2d. As to the right to sell the lands of the city under execution. (Smith v. Morse, 2 Cal. 524; Thorne v. San Francisco, 4 Id. 127; Seale v. Mitchell, 5 Id. 401; 8 Id. 165, 511; Wood v. The City, 4 Id. 193 .)

The counsel on the other side contend that the decision of Cohas v. Raisin may be sustained, so far as involves alcalde titles, and yet lend no sanction to the positions of the plaintiff in this case.

Alcalde titles can only be maintained upon the principle of ownership in the pueblo. Unless this be established, an American alcalde grant is not worth the paper it is written on. If the lands did not belong to the pueblo, then they were the property of the Mexican nation, and passed under the treaty to the United States. If so, by what authority did an American alcalde or magistrate, appointed under the authority of the United States, undertake to grant away the public lands? That such an officer had no such power, no one denies. This was the very basis of the decision in Woodworth v. Fulton. The whole case proceeds upon the assumption that there was no right of property existing in the pueblo. The very first step, therefore, in the case of Cohas v. Raisin et al. was to establish the title of the pueblo to her lands. Upon this rests the whole case. The argument of the Court is addressed to it. The principle once ascertained, the consequences necessarily follow. The property belonging to the municipality, her officers, under the regulations of the law, have authority to grant, not the lands of the Mexican nation, or of the United States, but of the pueblo, or incorporated body. We think it may be successfully maintained that the authority exercised by the Mexican Government over the pueblos and their property was political entirely, and not proprietary. It was the same power now exercised by our Legislature over incorporated municipal bodies. It would be difficult to maintain the validity of a Mexican alcalde grant upon the theory of our opponents.

III. The right of the pueblo to the lands within its limits is, at least, that of a perpetual usufruct of the property; and this the civil law construes into a gift of the property itself. (Arnauld v. Delachaise, 4 La. An. 119; 2 Prudhon, 6-9; New Orleans v. Bermudez, 3 Mart. 309; Lane v. U.S. 10 Pet. 728-35-6; 2 Bay, 195; 1 Ired. 194; 1 Doug. 546 .) The doctrine of the common law upon the subject of dedication leads to the same result. Such a dedication passes the absolute title to the town. (6 Pet. 481, 438, and case before cited from 10 Id.)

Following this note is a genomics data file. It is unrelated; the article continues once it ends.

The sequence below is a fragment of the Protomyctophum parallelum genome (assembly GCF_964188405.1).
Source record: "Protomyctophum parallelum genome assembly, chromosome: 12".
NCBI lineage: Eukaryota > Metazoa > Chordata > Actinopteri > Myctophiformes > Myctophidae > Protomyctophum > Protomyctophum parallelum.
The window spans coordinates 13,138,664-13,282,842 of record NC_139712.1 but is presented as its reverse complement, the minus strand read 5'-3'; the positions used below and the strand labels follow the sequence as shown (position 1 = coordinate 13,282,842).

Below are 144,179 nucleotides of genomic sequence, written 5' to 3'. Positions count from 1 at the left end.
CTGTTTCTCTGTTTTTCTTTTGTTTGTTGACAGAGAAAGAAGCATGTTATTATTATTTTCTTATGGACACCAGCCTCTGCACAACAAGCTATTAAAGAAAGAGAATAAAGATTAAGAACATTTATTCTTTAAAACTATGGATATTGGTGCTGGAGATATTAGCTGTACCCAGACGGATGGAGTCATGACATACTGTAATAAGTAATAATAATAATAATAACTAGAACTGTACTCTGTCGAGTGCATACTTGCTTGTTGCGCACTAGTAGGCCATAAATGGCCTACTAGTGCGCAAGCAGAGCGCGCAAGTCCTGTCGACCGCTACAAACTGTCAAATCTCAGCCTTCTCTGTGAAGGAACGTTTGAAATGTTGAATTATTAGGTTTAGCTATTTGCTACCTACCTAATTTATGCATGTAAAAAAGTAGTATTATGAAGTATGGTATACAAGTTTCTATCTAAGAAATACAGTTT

IV. These lands could be levied on and sold under judgments rendered against the city.

In this State, all property, whether real or personal, of the judgment debtor, not exempt by law, is liable to execution. (Statutes of 1850, 443; 1851, 83, tit. 7, ch. 1; 1854, 89; 1850, 94, secs. 8, 9, 10; 1851, 390, sec. 11; 1859, 76, sec. 2; 1858, 196, sec. 10; 1855, 266, sec. 66; 1858, 267, sec. 1; McKeon v. Bisbee, 9 Cal. 137 .) The Legislature cannot exempt municipal corporations from the ordinary process of the law. (Const. art. 4, sec. 33; 1 Duer, 494, 496.) A municipal corporation, as to her private property, as to her contracts, and as to her torts, occupies the same, and no other position, and is liable in the same way, and to the same extent with an individual or private corporation, as is abundantly clear from the following authorities: Touchard v. Touchard, 5 Cal. 306; Bailey v. Mayor of New York, 3 Hill, 538-541; S. C. 2 Den. 438; 1 Brown's Ch. 469; Milhau v. Sharp, 15 Barb. 211-12, 237-8; 9 Cal. 469; 7 Id. 376 -7; 10 Barb. 233-244; Lacour v. Mayor of New York, 3 Duer, 415; 15 B. Mon. 672-5, 642; 24 Barb. 482-3; 2 Rob. La. 211; 4 Id. 244; 1 Duer, 495-6; 1 Seld. 374; 12 Ill. 8; 3 Barb. 257; 25 Miss. 434; 5 Ired. 297; 1 Adol. & E. 700; 41 E. C. L. 736; 15 Mees. & W. 571; 3 McLean, 580; 2 Vern. 379.

The points and authorities of Mr. Townsend, for Respondent, upon the leviable character of the city's interest, were:

By reservation and dedication to the uses of a town and its inhabitants of the lands within its limits, such lands became, under the Spanish law, so absolutely the right and property of the town, that even the grant of the King himself could not alienate them. (2 White Recop. 100; Novis. Recop. lib. 7, tit. 16, Laws 1 and 2; Partida 3, tit. 28, Laws 9 and 10; Mexican Colonization Law of August 18th, 1824, sec. 2; 1 Febrero Mexicano, lib. 2, tit. 1, ch. 1, secs. 7, 13, 14, 15, 20, 25, 26.)

Such land was said to be granted to it " en clase de dote,' that is, as its dower or legal endowment. (See Ord. de Tier. y Ag. 102-3, 14, 19, 20, 21, 22, 23 .)

That such dedication passes the absolute title, at least to the perpetual use of the land, to the town, is as well the doctrine of the common law as of the civil. (See Devisees of Hawkins v. Arthur, 2 Bay, 195; Deu v. Boyd, 1 Ired. 194; Cincinnati v. White, 6 Pet. 431; Barclay v. Howell, 6 Id. 498; McConnell v. Town of Lexington, 12 Wheat. 582 .)

Such grant, when made by the sovereign or legislative authority, ipso facto, creates the inhabitants of such town a corporation, with capacity...